Astrophotography is just as it sounds; Photography of Astronomy.
The first time I had heard this term is when I was about to purchase my first "real" telescope and was researching different mounts.
Amazing shots can be had with even the simplest of setups, but progressing in the hobby can be very difficult at times. There are numerous blog and forum websites covering the subject, but the shear number of posts and differing comments / egos can be overwhelming to filter through and consume.
I am still very much new to the hobby having purchased my Celestron 9.25 SCT in September 2017, but have spent many a rainy day and cloudy night practicing setup of my scope indoors, optimizing my wiring configuration and taking a good amount of notes.
Whatever your experience level in Astronomy and Astrophotography or even thinking about getting your first scope, I'm hoping this brain dump of my experiences is of use to you.
Like any new hobby there has to be some starting point. Getting your feet wet can be both expensive and/or overwhelming. Don't worry, we've all been there, but there are a few approaches.
- Youtube, blogs and forums
- Check the Useful links page for an updated list.
- Find a local Astronomy club
- Astronomy clubs are a good place to network with others and usually have subject presentations.
- Although I'm currently not affiliated with a club, there are at least 3 within a 20 mile radius (Philly burbs) and 1 with an official observatory (Lehigh University)
- Star Parties
- Usually hosted by above mentioned clubs.
- Great for visual observation through a myriad of scope types.
- May not be the best place for learning Astrophotography since light from laptops and phones are typically frowned upon.
- Bring a red light flashlight or headlamp.
- Buy a scope
- If you're like me, you'll research the subject to death and make a decision. Check out the equipment section on difference scope and mount types.
- Telescope (optics)
- Schmidt-Cassagrain (SCT)
- Long Focal Length
- Great for Planetary and small objects
- Can be Equatorially (EQ) mounted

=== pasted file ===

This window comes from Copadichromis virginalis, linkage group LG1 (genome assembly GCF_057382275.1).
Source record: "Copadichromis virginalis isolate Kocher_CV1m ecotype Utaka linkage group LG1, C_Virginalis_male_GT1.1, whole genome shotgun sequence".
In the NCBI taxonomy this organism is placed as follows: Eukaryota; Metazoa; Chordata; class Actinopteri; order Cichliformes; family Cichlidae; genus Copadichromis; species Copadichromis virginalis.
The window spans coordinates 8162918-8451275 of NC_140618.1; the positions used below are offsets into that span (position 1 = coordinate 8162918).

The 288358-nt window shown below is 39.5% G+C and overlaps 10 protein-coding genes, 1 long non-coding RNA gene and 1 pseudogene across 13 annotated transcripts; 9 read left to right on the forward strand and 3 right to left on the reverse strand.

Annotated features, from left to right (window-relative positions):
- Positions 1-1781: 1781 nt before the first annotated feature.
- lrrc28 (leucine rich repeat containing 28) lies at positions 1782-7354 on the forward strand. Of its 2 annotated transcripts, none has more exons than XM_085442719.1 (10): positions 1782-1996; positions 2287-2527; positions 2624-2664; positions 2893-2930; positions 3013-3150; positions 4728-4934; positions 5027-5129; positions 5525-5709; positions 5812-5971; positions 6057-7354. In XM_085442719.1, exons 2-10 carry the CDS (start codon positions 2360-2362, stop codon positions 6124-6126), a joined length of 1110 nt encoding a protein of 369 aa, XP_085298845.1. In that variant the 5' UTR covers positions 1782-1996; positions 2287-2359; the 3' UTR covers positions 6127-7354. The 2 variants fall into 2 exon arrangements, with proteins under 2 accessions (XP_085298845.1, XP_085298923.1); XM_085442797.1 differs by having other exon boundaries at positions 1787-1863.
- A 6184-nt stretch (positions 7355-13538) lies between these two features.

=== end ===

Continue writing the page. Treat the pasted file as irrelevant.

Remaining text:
- Typically a slower scope F6-F10
- Can be fitted for Hyperstar / Faststar use
- The all-around telescope. What you normally think of
- Shorter Focal Length
- Used a lot for deep sky astrophotography
- Can be EQ mounted
- Ideal for visual deep sky work
- Rowe-Ackermann Schmidt Astrography (RASA)
- New kid on the block. Fast optics F2
- Frame Types
- There are a number a different frame types that serve to calibrate the light path. When acquiring the calibration frames, it is important to not change the image path. This includes rotating the camera, removing a filter.
- What are we trying to fix?
- Hot pixels (lit)
- Dead pixels (dark)
- Dust (optics, camera)
- Vignetting (optical shadowing)
- When a camera can look wider than the optic chain, or the optic path has obstructions
- Light Frames
- Dark Frames
- Flat Frames
- Bias Frames
- If you're into Astrophotography, you'll immediately run into Trevor's channel. Great equipment reviews and image optimization tutorials.
- The Astro Imaging Channel (TAIC)
- Live webcast with many senior Astrophotographers. Great how-to presentations and discussions.
- Chuck's Astrophotography
- Chuck is an example of getting many great images with a "fairly" simple setup. He seems to always be pushing his boundaries and getting his work published too!
- Doug Bock
- Doug regularly live streams image acquisition. You can learn a lot from watching his use of Sequence Generator Pro (SGP) and PHD2 as he captures unconventional targets (comets and asteroids).
- Dylan O'Donnell
- Just recently subscribed to Dylan's channel, but his RASA and camera coverage is really good and is the catalyst for me to investigate going the RASA route.
- Eyes on the Sky
- Very good channel for understanding the basics and interesting objects to look for.
- The more in-depth written form of the Youtube channel.
- Cloudy Nights
- Astronomy and Astrophotography forum.
- Solar and Lunar eclipse
- PHD2 (Push Here Dummy, yes that's really the name)
- Sequence Generator Pro (SGP)